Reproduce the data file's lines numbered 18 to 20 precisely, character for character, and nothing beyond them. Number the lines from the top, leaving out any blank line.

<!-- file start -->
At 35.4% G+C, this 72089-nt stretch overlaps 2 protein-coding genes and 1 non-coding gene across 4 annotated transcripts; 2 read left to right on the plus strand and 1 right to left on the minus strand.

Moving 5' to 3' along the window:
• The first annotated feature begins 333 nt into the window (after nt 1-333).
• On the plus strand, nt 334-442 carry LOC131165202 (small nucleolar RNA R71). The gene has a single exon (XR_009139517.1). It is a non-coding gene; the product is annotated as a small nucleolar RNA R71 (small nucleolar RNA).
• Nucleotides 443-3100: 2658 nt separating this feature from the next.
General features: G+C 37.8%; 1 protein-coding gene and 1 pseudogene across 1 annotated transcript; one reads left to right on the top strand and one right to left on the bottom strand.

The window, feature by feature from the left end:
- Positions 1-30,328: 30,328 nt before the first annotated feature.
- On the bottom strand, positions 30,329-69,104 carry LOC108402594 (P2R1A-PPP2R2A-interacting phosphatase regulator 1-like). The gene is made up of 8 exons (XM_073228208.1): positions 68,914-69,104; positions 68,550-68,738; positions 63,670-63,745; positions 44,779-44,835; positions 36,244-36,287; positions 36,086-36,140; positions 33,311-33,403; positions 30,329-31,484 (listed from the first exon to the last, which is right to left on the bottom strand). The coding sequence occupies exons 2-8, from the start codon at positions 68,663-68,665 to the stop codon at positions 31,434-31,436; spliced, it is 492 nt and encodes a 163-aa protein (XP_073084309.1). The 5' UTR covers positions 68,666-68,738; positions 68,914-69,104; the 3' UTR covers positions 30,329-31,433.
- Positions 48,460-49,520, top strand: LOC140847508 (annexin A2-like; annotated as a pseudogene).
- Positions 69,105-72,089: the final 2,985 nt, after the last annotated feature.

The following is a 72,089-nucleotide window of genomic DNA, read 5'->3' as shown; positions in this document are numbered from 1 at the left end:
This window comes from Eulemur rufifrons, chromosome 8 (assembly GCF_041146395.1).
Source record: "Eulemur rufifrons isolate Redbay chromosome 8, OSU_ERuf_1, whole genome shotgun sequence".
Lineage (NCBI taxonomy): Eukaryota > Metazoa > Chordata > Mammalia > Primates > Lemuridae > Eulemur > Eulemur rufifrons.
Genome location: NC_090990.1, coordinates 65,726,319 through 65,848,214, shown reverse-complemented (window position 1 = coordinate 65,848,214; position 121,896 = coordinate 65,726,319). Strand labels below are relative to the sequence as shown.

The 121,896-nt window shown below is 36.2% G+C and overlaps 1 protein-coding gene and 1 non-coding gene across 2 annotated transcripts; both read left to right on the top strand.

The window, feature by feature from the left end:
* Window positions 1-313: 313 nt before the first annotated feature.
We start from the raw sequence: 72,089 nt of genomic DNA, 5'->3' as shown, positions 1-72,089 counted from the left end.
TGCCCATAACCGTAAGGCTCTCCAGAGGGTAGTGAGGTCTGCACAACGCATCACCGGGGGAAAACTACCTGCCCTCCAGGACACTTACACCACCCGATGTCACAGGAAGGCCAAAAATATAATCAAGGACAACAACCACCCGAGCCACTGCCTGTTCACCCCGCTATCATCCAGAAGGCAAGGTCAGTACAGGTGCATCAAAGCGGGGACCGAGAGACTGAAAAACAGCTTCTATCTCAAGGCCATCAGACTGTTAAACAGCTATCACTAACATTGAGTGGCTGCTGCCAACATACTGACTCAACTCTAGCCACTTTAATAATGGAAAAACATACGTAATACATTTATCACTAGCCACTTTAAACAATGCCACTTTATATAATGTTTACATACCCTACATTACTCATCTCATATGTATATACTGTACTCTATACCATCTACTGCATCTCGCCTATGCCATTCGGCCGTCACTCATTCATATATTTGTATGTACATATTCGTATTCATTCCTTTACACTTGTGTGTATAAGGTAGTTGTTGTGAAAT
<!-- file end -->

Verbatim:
The window, feature by feature from the left end:
* Window positions 1-313: 313 nt before the first annotated feature.
We start from the raw sequence: 72,089 nt of genomic DNA, 5'->3' as shown, positions 1-72,089 counted from the left end.